Where do I put the code?


  • Below is the body of code for a small DLL I'm writing. Where do I put the code? This is from Processor.cpp in VS2010.





    // TODO: add construction code here,


    // Place all significant initialization in InitInstance



    // The one and only CProcessorApp object

    CProcessorApp theApp;


    // CProcessorApp initialization

    BOOL CProcessorApp::InitInstance()







    Monday, June 06, 2011 2:14 PM

All replies

  • I thing that you should create an MFC DLL and select the ‘Regular’ type of DLL. Call it “Processor” and the Wizard will generate the CProcessorApp class.

    Monday, June 06, 2011 2:31 PM
  • Thank you Viorel_.

    I think I did. I know I created an MFC DLL. I elected to link the libaries in with the DLL. Is that OK?

    And where do I put the code?


    Monday, June 06, 2011 2:36 PM
  • What's your point? or what do you want? I did not understand.

    Tuesday, June 07, 2011 8:04 AM
  • Hi Renee,


    Would you mind letting me know the result of the suggestions? If you need further assistance, feel free to let me know. I will be more than happy to be of assistance.


    Best regards,


    Jesse Jiang [MSFT]
    MSDN Community Support | Feedback to us
    Get or Request Code Sample from Microsoft
    Please remember to mark the replies as answers if they help and unmark them if they provide no help.

    Monday, June 13, 2011 2:19 AM
  • I did not receive any usable answers really and I have a book that has none of that BUT I added a file called main.cpp and Voila it started right up. Actually I need a book on theory....

    So that gives me a starting point.....


    Monday, June 13, 2011 2:23 AM
  • Veg,


    I worked whem 4 mb was a large system and it ran fast with 30 people. It was on VAX/VMS. My first x86 system was a 4 or 8 MB system. You know it was a 30 person projrct for MCI and I was doing failover and shadowing so I had my own system.


    Monday, June 13, 2011 2:43 AM
  • Out of curiosity, are you writing code to try to determine how many threads to start and run simultaneously in a multi-threaded application?

    If so, what operating systems do you intend to run it on?

    In developing a graphics-intensive multi-threaded app (datasets generally much larger than the L2 cache sizes) I found that in general starting the number of threads equal to the number of physical processors + 0.5 * the number of additional logical processors because of hyperthreading, but reduce the count by 1 if every physical processor would be used when there are more than two, seemed to be the best overall approach for running on a variety of old and new systems.  VERY interesting to see the tradeoffs in performance in actual operation.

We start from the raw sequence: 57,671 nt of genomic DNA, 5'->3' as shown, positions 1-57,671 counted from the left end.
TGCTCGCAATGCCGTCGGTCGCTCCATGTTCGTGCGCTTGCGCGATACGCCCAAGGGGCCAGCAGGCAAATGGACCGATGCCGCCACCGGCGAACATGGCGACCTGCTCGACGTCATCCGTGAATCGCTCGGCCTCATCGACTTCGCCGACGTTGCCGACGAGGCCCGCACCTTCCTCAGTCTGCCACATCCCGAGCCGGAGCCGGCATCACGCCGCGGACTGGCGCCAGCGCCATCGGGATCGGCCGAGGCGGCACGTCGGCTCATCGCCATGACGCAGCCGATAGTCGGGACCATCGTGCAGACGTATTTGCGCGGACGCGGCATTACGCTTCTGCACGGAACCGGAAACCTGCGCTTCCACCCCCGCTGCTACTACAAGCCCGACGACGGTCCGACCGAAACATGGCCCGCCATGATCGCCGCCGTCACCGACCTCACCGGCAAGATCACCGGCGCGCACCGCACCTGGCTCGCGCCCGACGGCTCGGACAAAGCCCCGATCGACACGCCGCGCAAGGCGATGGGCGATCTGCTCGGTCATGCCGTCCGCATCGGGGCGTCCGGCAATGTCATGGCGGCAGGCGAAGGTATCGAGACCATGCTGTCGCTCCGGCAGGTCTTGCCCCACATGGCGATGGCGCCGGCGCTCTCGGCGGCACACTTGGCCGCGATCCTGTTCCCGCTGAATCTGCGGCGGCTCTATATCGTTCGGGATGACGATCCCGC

I sense you're going to have fun.


    Monday, June 13, 2011 4:31 AM
  • No, I left in 92 at the end of the 32 bit processors. I've never seen an Alpha believe it or not.

    The local wisdom is not to exceed the number of processors with a greater nimber of threads and put each thread on it's own processor. This seems a little exhorbitant to me because Windows is a time sharing system. Whereas I understanf the concerns, I domt know why they set the thread ratio that low.

    VMS never had formalized multithreading for it's 32 bit machines although it did for Alphas. So what I know about it I learned in the VB forum for Windows.


    Monday, June 13, 2011 4:44 AM
  • I am rewriting a realtime performance monitor that I run called pmon. It's color coded an I'm very worried about runing out of colors since there is a unique color for every processor.


    Monday, June 13, 2011 4:48 AM
  • A valid concern.  A dual 6 core system with hyperthreading will net you 12 physical and 12 additional logical processors...

    Is this "local wisdom" you speak of Intel processor-specific?  Not exceeding the number of physical processors doesn't seem to leverage the additional capabilities Hyperthreading brings to the party, and I can tell you based on testing that more processing gets done if you DO keep the execution units more busy via additional hyperthreading threads.  Leaving half the hyperthreading thread slots free for the rest of the system to get by while the high performance computing task is going on seems to be enough to keep from interfering with the user experience and using them all up simply doesn't net that much more throughput (and sometimes less). 

    So in essence, a hyperthreading logical processor seems to be worth about half a real processor in additional performance.  This seems to be a fair rule of thumb in Windows XP, Vista, and 7 with both the 32 and 64 bit instruction sets on various Intel processors.


    Monday, June 13, 2011 12:50 PM